Chinatown motorhome

Nick Lucio and Sunny Patterson have lived in their motorhome in Salinas' Chinatown for five years.

Residents of motor homes and other vehicles that have been parked long term in Salinas’ Chinatown breathe a sigh of relief after the city decided not to force them out. Wednesday evening the Salinas City Manager Ray Corpus said the city would not follow through with plans to removed motor homes parked in violation of the vehicle code.

On Jan. 31, the city placed orange adhesive notices on windows saying owners had to go someplace else by Thursday, Feb. 11.

Wednesday morning a few of the nearly dozen parked vehicles in the three-block area that were slated for towing were inoperable. Owners of other vehicles lack driver’s licenses to legally operate the motor homes.

Less than 24 hours before the previously scheduled towing of long-term vehicles in Chinatown took place, residents were under the impression tow trucks were on their way yet seemed calm—albeit misinformed—as they prepared.

“They were actually pretty nice,” said Sunny Patterson, who has lived in Chinatown for 20 years, the last five years of which have been inside his motor home. “But it’d be nicer if they just left us alone.”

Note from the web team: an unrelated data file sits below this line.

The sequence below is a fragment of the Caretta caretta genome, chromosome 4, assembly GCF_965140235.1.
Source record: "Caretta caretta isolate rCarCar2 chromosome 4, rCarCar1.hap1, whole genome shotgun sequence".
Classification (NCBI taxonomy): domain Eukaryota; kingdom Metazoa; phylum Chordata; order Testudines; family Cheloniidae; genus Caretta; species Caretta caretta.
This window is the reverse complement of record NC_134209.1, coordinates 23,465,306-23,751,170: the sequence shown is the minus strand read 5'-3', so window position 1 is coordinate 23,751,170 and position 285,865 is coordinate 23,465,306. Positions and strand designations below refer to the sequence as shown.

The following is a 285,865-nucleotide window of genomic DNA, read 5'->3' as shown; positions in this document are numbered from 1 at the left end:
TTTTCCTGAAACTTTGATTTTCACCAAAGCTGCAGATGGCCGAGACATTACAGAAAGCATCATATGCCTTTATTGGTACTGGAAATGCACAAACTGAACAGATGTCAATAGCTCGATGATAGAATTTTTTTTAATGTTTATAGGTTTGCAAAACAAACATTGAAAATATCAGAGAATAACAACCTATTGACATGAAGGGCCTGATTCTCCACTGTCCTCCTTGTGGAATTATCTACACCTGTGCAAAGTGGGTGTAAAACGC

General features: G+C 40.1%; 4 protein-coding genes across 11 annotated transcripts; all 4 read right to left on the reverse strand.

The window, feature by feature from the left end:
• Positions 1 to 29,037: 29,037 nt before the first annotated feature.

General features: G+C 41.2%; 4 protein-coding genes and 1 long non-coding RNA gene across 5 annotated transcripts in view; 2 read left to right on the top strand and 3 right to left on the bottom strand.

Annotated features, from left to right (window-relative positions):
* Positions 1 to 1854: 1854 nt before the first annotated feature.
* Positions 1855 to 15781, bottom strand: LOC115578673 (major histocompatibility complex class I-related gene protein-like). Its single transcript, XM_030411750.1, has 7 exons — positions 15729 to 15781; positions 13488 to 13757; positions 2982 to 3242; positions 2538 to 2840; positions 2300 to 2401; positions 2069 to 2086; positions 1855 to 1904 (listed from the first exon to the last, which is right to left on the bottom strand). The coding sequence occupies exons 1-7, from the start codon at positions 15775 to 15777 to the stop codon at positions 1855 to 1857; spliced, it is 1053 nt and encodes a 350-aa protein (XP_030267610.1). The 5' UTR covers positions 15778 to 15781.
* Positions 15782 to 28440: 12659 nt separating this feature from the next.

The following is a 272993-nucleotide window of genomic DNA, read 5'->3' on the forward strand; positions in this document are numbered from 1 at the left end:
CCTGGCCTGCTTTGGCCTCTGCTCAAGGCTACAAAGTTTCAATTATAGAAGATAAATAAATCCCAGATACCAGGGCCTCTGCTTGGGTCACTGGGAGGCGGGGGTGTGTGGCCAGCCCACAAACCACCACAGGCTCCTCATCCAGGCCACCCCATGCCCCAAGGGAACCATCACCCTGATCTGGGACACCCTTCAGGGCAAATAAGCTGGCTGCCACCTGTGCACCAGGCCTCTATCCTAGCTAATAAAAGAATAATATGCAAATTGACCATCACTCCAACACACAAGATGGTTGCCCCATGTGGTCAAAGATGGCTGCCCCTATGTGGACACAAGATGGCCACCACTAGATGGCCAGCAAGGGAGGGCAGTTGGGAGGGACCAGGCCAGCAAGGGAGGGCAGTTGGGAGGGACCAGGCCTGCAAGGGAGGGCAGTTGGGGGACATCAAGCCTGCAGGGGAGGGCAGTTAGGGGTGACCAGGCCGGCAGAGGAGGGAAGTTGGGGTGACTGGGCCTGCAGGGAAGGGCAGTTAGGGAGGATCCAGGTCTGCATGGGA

Patterson didn’t fear that he’d be towed or face the steep financial costs of removal and impounding. He moved his motor home more than 180-feet from its prior location in Chinatown the day before. Yet, Patterson along with other living in their vehicles were mistakenly under the impression that they’d be okay if they move their vehicles to different areas before the city reversed course.

“No, the law is not 180 feet, they have to leave the area,” said Salinas City Attorney Chris Callihan before the decision to leave the motor homes be had been made. “This isn’t just a Chinatown issue, it’s a citywide issue. You just can’t park your fifth wheel [trailer-attached motor home] or RV on city streets and live in it.”

Berkeley based-attorney Anthony Prince who represents the newly formed Salinas Homeless Union disagreed. Prince represents six homeless residents looking to block the city from doing sweeps, seizures and confiscations of property of the homeless, which is allowed by an emergency ordinance passed in November and amended Tuesday night.

The city of Salinas and the six plaintiffs came to an agreement on Jan. 8 that the city would not conduct any sweeps or removal of property until the case is heard in federal court on March 3. Prince believed the city will violate that stipulation with the removal of motor homes.

In the end, the city acquiesced, and will allow motor home residents to stay in Chinatown until their scheduled day in federal court on Mar. 3. 

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